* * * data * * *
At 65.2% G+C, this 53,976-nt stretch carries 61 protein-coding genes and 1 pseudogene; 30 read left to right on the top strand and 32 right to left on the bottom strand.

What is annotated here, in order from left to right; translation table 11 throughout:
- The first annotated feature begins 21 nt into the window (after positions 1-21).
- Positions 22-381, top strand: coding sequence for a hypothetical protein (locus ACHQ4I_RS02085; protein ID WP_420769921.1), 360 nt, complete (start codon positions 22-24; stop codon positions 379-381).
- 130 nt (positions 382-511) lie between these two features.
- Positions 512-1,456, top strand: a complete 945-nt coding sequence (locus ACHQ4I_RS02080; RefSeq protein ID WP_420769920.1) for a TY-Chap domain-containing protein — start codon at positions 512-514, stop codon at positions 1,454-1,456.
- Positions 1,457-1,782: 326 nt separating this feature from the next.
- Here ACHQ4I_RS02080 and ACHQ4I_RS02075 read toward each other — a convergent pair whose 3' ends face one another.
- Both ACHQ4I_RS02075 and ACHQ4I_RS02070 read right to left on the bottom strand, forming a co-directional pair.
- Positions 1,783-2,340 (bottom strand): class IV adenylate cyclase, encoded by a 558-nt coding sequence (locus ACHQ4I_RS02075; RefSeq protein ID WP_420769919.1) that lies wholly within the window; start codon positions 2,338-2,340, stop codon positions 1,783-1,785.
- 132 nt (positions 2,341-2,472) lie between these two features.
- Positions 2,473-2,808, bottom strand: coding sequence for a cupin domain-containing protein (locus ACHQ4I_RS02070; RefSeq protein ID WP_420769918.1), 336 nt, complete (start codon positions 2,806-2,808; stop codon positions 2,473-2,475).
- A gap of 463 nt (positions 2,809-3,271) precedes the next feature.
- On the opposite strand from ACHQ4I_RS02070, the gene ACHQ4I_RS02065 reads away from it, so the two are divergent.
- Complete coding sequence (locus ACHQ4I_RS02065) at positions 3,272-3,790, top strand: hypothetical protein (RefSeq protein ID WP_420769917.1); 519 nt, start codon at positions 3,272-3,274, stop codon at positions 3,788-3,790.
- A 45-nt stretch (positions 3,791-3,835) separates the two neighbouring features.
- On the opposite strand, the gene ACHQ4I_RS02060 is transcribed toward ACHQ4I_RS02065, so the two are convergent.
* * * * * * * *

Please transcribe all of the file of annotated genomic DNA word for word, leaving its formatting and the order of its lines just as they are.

At 65.2% G+C, this 53,976-nt stretch carries 61 protein-coding genes and 1 pseudogene; 30 read left to right on the top strand and 32 right to left on the bottom strand.

What is annotated here, in order from left to right; translation table 11 throughout:
- The first annotated feature begins 21 nt into the window (after positions 1-21).
- Positions 22-381, top strand: coding sequence for a hypothetical protein (locus ACHQ4I_RS02085; protein ID WP_420769921.1), 360 nt, complete (start codon positions 22-24; stop codon positions 379-381).
- 130 nt (positions 382-511) lie between these two features.
- Positions 512-1,456, top strand: a complete 945-nt coding sequence (locus ACHQ4I_RS02080; RefSeq protein ID WP_420769920.1) for a TY-Chap domain-containing protein — start codon at positions 512-514, stop codon at positions 1,454-1,456.
- Positions 1,457-1,782: 326 nt separating this feature from the next.
- Here ACHQ4I_RS02080 and ACHQ4I_RS02075 read toward each other — a convergent pair whose 3' ends face one another.
- Both ACHQ4I_RS02075 and ACHQ4I_RS02070 read right to left on the bottom strand, forming a co-directional pair.
- Positions 1,783-2,340 (bottom strand): class IV adenylate cyclase, encoded by a 558-nt coding sequence (locus ACHQ4I_RS02075; RefSeq protein ID WP_420769919.1) that lies wholly within the window; start codon positions 2,338-2,340, stop codon positions 1,783-1,785.
- 132 nt (positions 2,341-2,472) lie between these two features.
- Positions 2,473-2,808, bottom strand: coding sequence for a cupin domain-containing protein (locus ACHQ4I_RS02070; RefSeq protein ID WP_420769918.1), 336 nt, complete (start codon positions 2,806-2,808; stop codon positions 2,473-2,475).
- A gap of 463 nt (positions 2,809-3,271) precedes the next feature.
- On the opposite strand from ACHQ4I_RS02070, the gene ACHQ4I_RS02065 reads away from it, so the two are divergent.
- Complete coding sequence (locus ACHQ4I_RS02065) at positions 3,272-3,790, top strand: hypothetical protein (RefSeq protein ID WP_420769917.1); 519 nt, start codon at positions 3,272-3,274, stop codon at positions 3,788-3,790.
- A 45-nt stretch (positions 3,791-3,835) separates the two neighbouring features.
- On the opposite strand, the gene ACHQ4I_RS02060 is transcribed toward ACHQ4I_RS02065, so the two are convergent.